Implementing change

The guidelines on implementing change have been produced by Nadler and Tushman are (i) to motivate in order to achieve changes in behaviour by individuals, (ii) to manage the transition by making organizational arrangements designed to assure that control is maintained during and after the transition and by developing and communicating a clear image of the future, (iii) to shape the political dynamics of change so that power centres get developed which support the change rather than block it, (iv) to build in stability of structures and processes to serve as anchors for people to hold on to since organizations and individuals can only stand so much uncertainty and turbulence, hence the emphasis is to be there on the need for an incremental approach.

The change process takes place more smoothly with the help of credible change agents whether internal or external. These are people who facilitate change by providing advice and support on its introduction and management. It is frequently assumed that only people from outside the organization can take on the change agent role since they are independent and do not ‘carry any baggage’. They can be useful, but people from within the organization who are respected and credible can do the job well. This is frequently the role of HR (human relations) specialists, but the use of line managers adds extra value.

Guidelines for change management are (i) the achievement of sustainable change needs strong commitment and visionary leadership at the top, (ii) understanding is necessary of the culture of the organization and the levers for change which are most likely to be effective in that culture, (iii) those concerned with managing change at all levels need to have the temperament and leadership skills appropriate to the circumstances of the organization and its change strategies, (iv) change is more likely to be successful if there is a ‘burning platform’ to justify it, i.e., a powerful and convincing reason for change, (v) people support what they help to create, hence, commitment to change is improved if those affected by change are allowed to participate as fully as possible in planning and implementing it (the aim is to be to get them to ‘own’ the change as something they want and be glad to live with), (vi) the reward system is to encourage innovation and recognize success in achieving change, (vii) change always involve failure as well as success and hence the failures are to be expected and learnt from, (viii) hard evidence and data on the need for change are the most powerful tools for its achievement, but establishing the need for change is easier than deciding how to satisfy it, (ix) it is easier to change behaviour by changing processes, structure and systems than to change attitudes or the organizational culture, (x) people in organizations who can act as champions of change are to be chosen as change agents since these people welcome the challenges and opportunities which change can provide, (xi) resistance to change is inevitable if the individuals concerned feel that they are going to be worse off whether implicitly or explicitly (the inept management of change produces such reaction), (xii) in an age of global competition, technological innovation, turbulence, discontinuity, even chaos, change is inevitable and necessary and the organization is required to do all it can to explain why change is necessary and how it affect everyone, and every effort is to be made to protect the interests of those affected by change.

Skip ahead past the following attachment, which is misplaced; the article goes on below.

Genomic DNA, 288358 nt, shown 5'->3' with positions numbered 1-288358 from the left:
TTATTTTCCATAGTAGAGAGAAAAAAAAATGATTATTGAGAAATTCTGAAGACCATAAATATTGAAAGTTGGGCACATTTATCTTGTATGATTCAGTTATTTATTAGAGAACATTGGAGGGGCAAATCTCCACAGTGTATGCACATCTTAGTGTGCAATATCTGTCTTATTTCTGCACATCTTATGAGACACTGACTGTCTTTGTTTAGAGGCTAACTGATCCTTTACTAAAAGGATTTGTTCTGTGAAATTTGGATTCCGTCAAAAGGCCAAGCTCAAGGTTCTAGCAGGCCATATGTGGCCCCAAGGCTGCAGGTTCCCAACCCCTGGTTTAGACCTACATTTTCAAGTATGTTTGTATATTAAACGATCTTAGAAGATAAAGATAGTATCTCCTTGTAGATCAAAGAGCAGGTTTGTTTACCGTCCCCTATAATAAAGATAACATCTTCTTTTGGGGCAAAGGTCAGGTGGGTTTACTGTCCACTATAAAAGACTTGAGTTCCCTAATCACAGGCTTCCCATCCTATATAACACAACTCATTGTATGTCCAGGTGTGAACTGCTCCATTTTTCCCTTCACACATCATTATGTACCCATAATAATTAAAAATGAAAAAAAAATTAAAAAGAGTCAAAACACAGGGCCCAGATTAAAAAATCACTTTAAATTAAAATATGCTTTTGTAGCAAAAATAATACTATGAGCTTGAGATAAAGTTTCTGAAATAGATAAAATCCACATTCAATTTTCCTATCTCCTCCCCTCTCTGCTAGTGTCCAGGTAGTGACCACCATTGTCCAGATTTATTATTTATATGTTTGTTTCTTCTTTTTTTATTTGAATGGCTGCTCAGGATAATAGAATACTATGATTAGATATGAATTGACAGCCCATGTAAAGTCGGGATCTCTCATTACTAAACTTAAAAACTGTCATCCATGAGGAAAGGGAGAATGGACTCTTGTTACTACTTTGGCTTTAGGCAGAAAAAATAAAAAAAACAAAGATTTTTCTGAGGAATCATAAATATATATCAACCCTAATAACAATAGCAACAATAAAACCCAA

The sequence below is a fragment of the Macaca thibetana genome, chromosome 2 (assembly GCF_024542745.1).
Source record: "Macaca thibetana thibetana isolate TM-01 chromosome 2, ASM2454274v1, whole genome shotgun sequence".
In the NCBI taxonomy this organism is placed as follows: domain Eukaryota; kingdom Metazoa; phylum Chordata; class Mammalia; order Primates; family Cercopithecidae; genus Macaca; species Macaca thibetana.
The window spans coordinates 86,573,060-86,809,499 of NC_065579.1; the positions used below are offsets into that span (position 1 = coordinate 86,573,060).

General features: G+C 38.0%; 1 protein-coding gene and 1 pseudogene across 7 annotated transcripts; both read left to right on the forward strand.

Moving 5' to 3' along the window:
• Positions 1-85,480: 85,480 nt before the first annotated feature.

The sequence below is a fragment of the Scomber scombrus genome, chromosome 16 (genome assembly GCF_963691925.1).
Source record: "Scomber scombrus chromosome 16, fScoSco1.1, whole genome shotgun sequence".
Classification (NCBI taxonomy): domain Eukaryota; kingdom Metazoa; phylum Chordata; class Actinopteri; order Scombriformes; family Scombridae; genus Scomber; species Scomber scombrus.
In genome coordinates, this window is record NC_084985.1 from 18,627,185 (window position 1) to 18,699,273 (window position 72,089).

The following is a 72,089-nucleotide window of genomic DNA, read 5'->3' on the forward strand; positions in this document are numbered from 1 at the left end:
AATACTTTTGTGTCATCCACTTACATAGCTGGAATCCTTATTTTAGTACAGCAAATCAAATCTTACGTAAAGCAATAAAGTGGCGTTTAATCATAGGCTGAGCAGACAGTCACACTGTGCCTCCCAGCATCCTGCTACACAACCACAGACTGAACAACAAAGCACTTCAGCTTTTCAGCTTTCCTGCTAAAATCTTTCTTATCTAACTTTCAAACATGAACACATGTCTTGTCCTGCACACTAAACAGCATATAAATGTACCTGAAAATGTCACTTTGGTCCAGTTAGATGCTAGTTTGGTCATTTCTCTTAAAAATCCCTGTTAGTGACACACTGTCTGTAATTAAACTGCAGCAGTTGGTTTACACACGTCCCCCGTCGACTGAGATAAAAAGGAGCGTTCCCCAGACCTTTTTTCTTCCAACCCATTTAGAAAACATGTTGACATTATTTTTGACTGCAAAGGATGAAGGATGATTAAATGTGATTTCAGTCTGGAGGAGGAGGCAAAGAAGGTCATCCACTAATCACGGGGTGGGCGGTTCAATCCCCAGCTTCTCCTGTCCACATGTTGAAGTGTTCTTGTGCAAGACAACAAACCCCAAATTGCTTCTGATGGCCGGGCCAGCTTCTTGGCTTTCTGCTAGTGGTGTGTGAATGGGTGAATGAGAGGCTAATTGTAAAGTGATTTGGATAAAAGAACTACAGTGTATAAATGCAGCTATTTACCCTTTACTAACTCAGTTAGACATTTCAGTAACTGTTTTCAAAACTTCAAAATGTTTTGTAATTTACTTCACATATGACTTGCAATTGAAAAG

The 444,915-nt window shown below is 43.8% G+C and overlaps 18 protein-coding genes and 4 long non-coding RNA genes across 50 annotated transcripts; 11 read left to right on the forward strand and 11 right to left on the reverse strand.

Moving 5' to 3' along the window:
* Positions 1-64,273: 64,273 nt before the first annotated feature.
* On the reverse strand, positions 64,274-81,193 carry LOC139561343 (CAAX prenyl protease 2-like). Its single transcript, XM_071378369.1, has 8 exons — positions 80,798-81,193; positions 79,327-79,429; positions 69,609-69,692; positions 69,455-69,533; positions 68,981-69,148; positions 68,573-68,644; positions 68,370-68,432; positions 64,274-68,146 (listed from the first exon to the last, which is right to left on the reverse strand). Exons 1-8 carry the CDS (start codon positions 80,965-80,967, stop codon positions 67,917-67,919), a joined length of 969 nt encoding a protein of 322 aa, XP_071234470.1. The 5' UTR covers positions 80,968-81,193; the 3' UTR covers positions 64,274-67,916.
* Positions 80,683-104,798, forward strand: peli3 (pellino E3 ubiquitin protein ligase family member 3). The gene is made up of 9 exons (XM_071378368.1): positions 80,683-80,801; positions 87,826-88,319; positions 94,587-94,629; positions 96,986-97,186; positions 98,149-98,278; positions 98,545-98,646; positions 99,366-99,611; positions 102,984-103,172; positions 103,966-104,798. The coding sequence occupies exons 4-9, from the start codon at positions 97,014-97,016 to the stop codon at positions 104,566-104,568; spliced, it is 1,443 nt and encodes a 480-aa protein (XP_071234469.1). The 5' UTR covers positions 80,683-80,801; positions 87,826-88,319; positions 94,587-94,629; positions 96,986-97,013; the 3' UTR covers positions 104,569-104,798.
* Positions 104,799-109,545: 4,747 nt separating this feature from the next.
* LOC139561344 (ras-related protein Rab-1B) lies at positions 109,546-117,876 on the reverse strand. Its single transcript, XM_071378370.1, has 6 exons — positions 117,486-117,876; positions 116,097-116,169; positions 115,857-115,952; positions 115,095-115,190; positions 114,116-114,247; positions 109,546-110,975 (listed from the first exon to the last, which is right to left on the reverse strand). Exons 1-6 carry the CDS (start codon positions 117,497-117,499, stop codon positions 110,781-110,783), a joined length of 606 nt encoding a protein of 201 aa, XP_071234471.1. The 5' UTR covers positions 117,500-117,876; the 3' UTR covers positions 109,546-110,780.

Change management iceberg

Change management iceberg deals with both the apparent and the unseen barriers to change in an organization. It was developed by Wilfried Kruger. It attempts to force management to look at the hidden challenges which are to be faced during the implementation of change. The change management iceberg highlights the management the most obvious barriers to change which are only the tip of the iceberg as well as the stronger and the more influential barriers which lie below and are not seen.

Organizational management normally focuses on the apparent barriers such as cost, quality, and time while implement change and instead of giving attention to more powerful issues such as perception, beliefs, power, and politics. The change management theory derives different types of implementations based on the kind of change to occur and the strategies which are to be applied. Another dimension to this theory is the employees involved in the change and to what level they can promote or oppose it. Kruger believed that the foundation of change is directly related to the management of perception, beliefs, power and politics. By understanding how all these links together create barriers, organizational management is able to better implement the change which it desires to bring in the organization. Fig 2 shows the change management iceberg.